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Scientists have long been looking for a loophole for getting past the speed of light, and they might be one step closer to achieving that.

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Go to to start streaming thousands of documentaries and nonfiction TV shows. [♪ INTRO]. According to the laws of physics, nothing can travel faster than the speed of light, which is a bummer because that means there’s stuff in space we will never get to visit.

So scientists have always looked for loopholes to that rule. A proposed one is a theoretical Star Trek-like warp drive that lets you go faster than light without actually moving faster than light. This is a weird exception that’s always been mathematically possible, but physically impossible. … But we could now be one small step closer.

You see, the rule about not going faster than light only applies to things with mass, which is most things that we know of! But that rule does not apply to space that is surrounding an object, since space does not have mass. Einstein’s theory of general relativity tells us that space can be stretched, distorted, or warped.

A way to warp space is with extreme gravity caused by things like planets, stars, and black holes. And gravity can hugely distort and warp space like stretched rubber. But this is a problem for building, like, a spaceship that runs on warped space.

Warping something with the gravity of a black hole would just, ya know, tear the ship to shreds! So in 1994, physicist Miguel Alcubierre hypothesized a way to ‘cheat’ this system. The trick in his model was to use huge masses to make a bubble of warped space surrounding a patch of normal un-warped space.

So you could put a spaceship inside, and it would reach a faraway location faster than light would, without getting all warped and shredded to pieces. And theoretically, this shouldn’t break any physical laws, because the spaceship itself would not move faster than light. It’s the space around it doing the heavy lifting, all of which should be allowed.

But designing the warp bubble was only the first step. The next step was to work out how much and what kind of masses you would need to warp the spacetime fabric to make the bubble. Turns out, you would need more mass than currently exists in the visible universe.

Which is, you know, a lot, but it gets worse than that. The whole bucket of mass also needs to be negative mass. And if these negatives masses were to exist, which is all speculative, they would, you know, violate physics law, like Newton's second law of motion, which says that something will accelerate in the same direction as the net force applied.

If you push something with negative mass it won't move away from you, it will move towards you! That’s what we mean when we say that it breaks physics law. So warp drives were sort of stuck because as far as we know, negative masses do not exist in the natural world.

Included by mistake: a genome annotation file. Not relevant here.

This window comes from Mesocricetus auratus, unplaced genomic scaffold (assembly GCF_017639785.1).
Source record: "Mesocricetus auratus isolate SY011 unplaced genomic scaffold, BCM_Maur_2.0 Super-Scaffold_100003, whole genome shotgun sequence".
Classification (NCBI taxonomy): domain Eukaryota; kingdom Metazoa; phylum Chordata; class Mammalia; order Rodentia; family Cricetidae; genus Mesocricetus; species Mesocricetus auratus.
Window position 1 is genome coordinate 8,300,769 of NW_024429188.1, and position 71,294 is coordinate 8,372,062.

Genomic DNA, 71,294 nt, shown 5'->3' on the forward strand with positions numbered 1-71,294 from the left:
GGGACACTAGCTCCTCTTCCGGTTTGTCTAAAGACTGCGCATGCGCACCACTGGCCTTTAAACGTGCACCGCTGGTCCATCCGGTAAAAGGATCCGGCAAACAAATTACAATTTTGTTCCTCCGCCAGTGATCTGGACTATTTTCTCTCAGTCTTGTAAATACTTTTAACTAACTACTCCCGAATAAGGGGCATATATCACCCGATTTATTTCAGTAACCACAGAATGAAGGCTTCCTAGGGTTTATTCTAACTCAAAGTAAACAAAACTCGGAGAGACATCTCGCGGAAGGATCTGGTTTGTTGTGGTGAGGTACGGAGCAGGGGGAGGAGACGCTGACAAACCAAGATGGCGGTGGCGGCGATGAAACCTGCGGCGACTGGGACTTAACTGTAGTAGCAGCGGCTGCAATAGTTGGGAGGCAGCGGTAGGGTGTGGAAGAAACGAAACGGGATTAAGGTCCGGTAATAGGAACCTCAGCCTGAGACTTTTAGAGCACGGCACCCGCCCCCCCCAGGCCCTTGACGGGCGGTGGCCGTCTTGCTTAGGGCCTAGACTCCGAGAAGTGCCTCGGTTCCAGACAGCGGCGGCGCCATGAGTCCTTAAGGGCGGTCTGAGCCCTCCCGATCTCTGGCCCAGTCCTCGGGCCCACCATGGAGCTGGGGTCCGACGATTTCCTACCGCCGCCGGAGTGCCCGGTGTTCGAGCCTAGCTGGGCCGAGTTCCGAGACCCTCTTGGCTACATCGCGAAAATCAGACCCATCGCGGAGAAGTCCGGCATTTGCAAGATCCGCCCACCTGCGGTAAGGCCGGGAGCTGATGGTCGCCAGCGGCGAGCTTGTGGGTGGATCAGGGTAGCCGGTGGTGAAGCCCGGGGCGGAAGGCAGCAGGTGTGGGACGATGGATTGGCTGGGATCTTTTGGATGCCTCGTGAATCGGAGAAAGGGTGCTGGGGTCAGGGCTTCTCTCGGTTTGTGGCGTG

But another important step came in 2021, when researcher Erik Lentz published a study claiming to have solved the negative mass problem. He proposed a theoretical model using only normal, positive mass to get the same effect as Alcubierre’s original idea, inspired by a kind of self-sustaining wave in nature called a soliton, which moves while maintaining its shape and velocity. He tested multiple configurations using positive masses and found that by arranging masses into the shape of a polygon, it warped the space into a moving bubble.

Which could be around an un-warped patch of space, just like in Alcubierre’s version. This polygon shape also placed the gigantic masses around the ship to avoid crushing the interior. So the negative mass problem seems to have been solved.

In theory, mathematically anyway. But we are still left with the problem of using more mass available than in the visible universe to make the warp drive work. Thankfully, Lentz’s new idea needs ‘only’ a couple hundred times the mass of Jupiter to make this hypothetical warp drive work.

So, y’know, not the mass of the whole universe, but we will still need to keep bringing that amount down to avoid a pretty hefty gas bill on the spaceship. Other scientists, though, have argued that there is another big problem with warp drives. Researchers have only shown how to theoretically construct the warp bubble.

They didn’t actually say how to accelerate it to faster-than-light speeds. Because if something like a spaceship is moving slower than light speed, then according to Einstein’s theory of relativity, it’s impossible to accelerate it to faster-than-light speeds. The whole point of the warp drive is that it’s meant to avoid this problem, but some researchers have argued that the rule still applies to the warped space around the spaceship, putting us back at square one.

For an idea that’s always been thought impossible, that’s not bad progress. Just… don’t go looking for a weekend getaway to Alpha Centauri just yet. But an idea that is possible is learning about different science topics from home using programs handpicked by experts available with today’s sponsor: CuriosityStream.

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If you want to learn more, head over to to find out what else you might be able to warp to. [ OUTRO ].